Sportsmen Unite To Save Wyoming Range

The Wyoming Range is a beautiful and wildlife-rich mountain range in SW Wyoming. Some folks might think this storyline might be a reference to rangeland in the state of Wyoming. No it is the name of a mountain range 70 miles long and about 25 miles wide.

lunchcr-roaringfork1.jpg
At the headwaters of Lunch Creek and the Roaring Fork near the top to the
Wyoming Range, looking east. Although they are hard to see, there are about
a hundred elk in the big meadow. Copyright Ralph Maughan

“Sportsmen” groups have formed a coalition to fend off the natural gas industry, trying now to move its rigs up off the floor of the Green River Basin into the scenic and landslide prone mountains to the West.

Brodie Farquhar has an article about the coalition in New West. Sportsmen Unite To Save Wyoming Range.

Notice that the group “Sportsmen for Fish and Wildlife-Wyoming” is not inside the coalition. These are the guys who want to feed elk, shoot wolves, and don’t seem to care much for public lands. They have counterpart organizations in Idaho, Utah, and now New Mexico. They saddle up with the extractive industries.

That brings us to the wolf controversy. I think I am beginning to understand the furious push to suddenly demonize the wolf and so, stir the pot — this is a way for the extractive industries from petroleum to mining, and public land grazing to split the sudden formation of coalition between hunters, anglers, conservationists, labor unions, etc. They can remain in the background and let groups with Orwellian names, like “Sportsmen for Fish and Wildlife,” divert attention and coalition building with an emotional issue that is actually of small consequence compared to the wholesale rape of the land that is taking place.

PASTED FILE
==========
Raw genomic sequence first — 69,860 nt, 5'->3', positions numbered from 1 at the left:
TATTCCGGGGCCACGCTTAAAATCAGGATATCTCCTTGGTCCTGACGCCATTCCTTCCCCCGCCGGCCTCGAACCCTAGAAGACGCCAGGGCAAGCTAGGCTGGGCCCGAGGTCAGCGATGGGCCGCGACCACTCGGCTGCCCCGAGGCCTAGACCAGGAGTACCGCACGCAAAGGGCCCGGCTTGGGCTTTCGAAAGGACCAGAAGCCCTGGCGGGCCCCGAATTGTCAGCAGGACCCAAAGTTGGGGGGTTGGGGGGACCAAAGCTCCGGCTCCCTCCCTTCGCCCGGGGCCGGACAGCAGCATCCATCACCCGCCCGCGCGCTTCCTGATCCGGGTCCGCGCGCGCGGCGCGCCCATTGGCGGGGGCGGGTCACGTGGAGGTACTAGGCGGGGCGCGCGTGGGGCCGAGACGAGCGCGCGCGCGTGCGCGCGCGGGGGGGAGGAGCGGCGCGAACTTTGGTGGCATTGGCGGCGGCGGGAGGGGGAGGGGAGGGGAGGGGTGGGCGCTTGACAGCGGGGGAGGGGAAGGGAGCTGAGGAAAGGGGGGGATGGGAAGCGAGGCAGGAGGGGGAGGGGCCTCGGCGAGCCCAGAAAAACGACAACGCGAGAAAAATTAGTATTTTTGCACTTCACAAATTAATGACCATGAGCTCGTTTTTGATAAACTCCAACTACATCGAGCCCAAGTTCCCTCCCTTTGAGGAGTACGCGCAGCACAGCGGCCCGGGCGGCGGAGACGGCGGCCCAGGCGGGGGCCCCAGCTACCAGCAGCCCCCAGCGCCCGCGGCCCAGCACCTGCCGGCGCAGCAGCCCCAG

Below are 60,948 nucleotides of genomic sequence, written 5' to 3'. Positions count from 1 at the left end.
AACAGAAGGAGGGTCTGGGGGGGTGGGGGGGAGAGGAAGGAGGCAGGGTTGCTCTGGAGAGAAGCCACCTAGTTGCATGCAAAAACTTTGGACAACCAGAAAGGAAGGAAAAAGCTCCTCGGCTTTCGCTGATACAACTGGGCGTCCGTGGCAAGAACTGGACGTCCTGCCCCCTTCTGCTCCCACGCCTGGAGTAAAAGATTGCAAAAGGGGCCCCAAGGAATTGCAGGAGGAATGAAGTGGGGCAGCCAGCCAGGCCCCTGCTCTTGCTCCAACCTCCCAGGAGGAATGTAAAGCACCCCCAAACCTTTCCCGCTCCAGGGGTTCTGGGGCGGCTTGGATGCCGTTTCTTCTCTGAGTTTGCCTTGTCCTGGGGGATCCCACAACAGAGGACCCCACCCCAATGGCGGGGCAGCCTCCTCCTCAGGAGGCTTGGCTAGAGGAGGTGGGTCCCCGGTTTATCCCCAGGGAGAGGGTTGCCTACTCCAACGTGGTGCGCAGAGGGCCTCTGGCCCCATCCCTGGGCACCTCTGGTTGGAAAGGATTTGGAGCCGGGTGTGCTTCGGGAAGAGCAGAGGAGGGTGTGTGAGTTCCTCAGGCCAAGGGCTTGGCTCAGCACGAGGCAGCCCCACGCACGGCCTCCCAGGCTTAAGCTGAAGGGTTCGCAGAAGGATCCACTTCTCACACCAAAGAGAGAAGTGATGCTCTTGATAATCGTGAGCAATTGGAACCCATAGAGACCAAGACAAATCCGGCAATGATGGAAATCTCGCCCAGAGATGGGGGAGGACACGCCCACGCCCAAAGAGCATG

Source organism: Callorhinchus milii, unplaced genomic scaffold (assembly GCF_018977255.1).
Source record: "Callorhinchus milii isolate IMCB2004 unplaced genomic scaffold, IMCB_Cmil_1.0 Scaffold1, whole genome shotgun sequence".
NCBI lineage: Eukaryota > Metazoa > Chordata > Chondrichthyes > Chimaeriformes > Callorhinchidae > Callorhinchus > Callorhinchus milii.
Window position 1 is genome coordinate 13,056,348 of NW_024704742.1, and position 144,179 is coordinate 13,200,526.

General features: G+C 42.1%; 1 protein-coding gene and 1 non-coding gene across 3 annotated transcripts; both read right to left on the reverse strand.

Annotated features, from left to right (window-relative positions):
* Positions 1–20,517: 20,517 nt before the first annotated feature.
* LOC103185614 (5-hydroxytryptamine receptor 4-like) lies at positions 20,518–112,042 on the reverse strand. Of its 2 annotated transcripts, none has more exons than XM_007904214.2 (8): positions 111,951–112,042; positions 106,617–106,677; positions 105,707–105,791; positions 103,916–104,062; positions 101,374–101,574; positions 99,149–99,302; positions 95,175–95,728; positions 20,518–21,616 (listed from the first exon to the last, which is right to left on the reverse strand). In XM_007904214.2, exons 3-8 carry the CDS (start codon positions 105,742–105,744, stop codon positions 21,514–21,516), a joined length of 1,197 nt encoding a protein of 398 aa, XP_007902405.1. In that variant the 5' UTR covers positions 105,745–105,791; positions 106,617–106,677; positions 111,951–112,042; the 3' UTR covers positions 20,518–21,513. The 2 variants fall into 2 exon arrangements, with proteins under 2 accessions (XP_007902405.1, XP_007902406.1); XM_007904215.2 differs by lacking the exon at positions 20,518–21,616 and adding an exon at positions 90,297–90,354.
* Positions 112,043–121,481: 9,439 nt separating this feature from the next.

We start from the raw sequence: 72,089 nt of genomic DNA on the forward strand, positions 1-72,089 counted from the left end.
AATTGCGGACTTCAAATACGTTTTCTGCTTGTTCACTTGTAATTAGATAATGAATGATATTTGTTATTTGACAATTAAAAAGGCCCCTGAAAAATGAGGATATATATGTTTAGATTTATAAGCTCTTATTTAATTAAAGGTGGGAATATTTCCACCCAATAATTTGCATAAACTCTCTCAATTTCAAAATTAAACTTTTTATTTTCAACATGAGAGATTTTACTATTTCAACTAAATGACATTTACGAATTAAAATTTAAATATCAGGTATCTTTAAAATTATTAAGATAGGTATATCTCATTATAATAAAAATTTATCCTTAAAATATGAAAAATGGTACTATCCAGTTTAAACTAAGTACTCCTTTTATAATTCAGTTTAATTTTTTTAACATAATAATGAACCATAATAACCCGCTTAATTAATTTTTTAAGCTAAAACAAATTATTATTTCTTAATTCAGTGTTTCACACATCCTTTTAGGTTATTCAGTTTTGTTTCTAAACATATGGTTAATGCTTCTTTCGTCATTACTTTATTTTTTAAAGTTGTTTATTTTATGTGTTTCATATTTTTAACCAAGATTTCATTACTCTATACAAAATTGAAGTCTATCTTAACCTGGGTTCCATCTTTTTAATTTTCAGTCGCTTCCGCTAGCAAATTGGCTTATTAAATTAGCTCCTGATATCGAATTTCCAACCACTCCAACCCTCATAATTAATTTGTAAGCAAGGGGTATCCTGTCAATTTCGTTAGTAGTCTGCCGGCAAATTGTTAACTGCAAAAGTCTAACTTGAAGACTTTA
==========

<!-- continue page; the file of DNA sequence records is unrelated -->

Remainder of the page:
This tactic used to be called a “red herring,” although to younger and more urban folks it may be a lost referent.

Gray wolves to leave endangered list

Gray wolves to leave endangered list. By Matthew Brown. AP

The Department of Interior is announcing the delisting of the gray wolf in the Northern Rockies and will do so soon in the Great Lakes.

Normally the recovery of an endangered species is a cause for celebration, and that’s because normally the states don’t then quickly announce a “hunting season” to greatly reduce the numbers of the the species that was listed because its numbers were too low. The Bald Eagle is being removed from the list, and no one is proposing a hunting season on it.

Unfortunately, with the wolf, all those old ideas dragged out of Europe in the 15th century, and hanging over in parts of the West from the 1890s, are still present. These are the very same ideas that put the wolf close the extermination in the first place.

Probably the best think people can do around the country right now, is to contact their member of Congress and complain. It really is a new Congress, and people with a different attitude are in charge. They should also call, email or write to their state governors and letters to the newspapers. I think ballot initiatives may be in order. It is hard to get enough names, but if there is money behind an initiative in many states getting it on the ballot is almost guaranteed. I would not be surprised if some wealthy people step forward and offer to help.

New article on the delisting to be formally announced on Monday. Wolf Delisting Plan Due Next Week. By Bill Schneider. New West.

Idea for a Montana wolf compensation board praised.

Montana legislature is thinking of setting up a Montana wolf compensation board. All verified losses so far have been covered by Defenders of Wildlife privately.

They suggest allocating $200,000. That’s probably about twice what they will need a year (unless that includes administration).

Meanwhile, Defenders continues to compensate. My view is that they should stop in Idaho, given the attitude of Fish and Game Comission and the governor’s office. It buys no goodwill, and wolf opponents almost always neglect to mention Defenders’ compensation. . . . . Just my opinion, I am not even a member.

Story in the Billings Gazette. AP